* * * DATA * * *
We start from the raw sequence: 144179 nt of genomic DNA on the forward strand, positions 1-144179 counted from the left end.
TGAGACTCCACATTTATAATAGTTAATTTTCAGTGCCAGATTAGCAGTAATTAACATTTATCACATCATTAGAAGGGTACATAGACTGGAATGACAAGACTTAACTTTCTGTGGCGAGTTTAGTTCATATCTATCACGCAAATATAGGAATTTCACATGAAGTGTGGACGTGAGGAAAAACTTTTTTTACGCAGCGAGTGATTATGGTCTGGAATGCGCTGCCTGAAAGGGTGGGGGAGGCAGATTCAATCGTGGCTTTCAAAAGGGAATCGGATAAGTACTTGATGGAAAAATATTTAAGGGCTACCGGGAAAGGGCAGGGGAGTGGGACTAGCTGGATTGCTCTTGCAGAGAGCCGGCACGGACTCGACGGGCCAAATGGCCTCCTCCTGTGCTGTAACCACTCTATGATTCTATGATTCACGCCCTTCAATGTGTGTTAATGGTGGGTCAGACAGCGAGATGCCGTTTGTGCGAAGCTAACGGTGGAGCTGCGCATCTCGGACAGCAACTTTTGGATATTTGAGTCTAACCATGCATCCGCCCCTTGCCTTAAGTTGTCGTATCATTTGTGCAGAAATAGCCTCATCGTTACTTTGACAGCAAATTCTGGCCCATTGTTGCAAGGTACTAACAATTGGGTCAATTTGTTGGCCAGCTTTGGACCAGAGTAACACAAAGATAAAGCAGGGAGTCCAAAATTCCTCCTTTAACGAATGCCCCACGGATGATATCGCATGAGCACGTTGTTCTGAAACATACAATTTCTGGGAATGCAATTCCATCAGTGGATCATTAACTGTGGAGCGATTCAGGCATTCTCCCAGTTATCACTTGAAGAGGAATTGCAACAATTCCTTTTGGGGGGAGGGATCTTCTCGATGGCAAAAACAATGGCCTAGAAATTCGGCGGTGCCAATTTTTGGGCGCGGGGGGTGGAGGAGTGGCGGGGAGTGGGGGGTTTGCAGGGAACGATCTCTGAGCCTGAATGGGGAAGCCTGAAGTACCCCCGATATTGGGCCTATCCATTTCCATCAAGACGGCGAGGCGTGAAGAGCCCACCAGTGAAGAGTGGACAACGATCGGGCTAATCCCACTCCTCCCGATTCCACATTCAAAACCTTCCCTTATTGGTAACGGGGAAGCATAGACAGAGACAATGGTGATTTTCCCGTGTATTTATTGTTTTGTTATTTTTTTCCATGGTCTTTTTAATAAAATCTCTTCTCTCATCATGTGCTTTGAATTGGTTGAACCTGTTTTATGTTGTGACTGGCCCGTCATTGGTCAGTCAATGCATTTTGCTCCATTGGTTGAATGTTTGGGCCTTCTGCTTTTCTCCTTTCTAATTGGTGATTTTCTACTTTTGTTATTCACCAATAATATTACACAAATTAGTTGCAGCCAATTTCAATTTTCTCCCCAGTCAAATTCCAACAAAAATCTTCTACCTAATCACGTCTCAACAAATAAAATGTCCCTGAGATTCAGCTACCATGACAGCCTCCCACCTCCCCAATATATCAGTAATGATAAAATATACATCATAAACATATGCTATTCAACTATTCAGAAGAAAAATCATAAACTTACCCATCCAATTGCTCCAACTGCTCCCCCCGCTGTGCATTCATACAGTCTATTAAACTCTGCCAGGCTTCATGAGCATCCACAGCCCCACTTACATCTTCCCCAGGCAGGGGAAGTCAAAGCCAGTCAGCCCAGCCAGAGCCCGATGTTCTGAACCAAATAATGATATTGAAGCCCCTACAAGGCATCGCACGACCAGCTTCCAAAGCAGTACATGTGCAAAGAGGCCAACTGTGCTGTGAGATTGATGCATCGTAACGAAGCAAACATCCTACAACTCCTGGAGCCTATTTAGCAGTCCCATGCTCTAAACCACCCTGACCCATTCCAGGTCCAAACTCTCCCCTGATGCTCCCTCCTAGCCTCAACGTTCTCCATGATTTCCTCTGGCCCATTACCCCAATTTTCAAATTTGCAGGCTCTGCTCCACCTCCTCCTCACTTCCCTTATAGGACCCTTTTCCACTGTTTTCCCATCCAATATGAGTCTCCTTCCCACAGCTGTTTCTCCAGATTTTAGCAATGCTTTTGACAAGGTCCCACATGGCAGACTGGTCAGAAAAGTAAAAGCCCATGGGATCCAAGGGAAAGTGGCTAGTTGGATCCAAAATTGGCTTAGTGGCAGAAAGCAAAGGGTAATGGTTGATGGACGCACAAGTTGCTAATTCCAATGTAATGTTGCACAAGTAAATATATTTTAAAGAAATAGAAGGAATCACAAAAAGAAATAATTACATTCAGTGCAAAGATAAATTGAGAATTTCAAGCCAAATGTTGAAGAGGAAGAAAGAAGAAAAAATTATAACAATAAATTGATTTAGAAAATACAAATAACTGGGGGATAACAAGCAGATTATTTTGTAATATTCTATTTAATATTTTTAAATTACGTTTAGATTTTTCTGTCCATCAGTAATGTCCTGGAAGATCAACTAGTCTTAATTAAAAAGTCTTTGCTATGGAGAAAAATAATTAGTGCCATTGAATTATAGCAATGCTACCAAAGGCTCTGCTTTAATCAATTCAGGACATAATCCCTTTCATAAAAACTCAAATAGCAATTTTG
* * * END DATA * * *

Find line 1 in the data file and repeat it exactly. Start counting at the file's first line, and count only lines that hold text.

We start from the raw sequence: 144179 nt of genomic DNA on the forward strand, positions 1-144179 counted from the left end.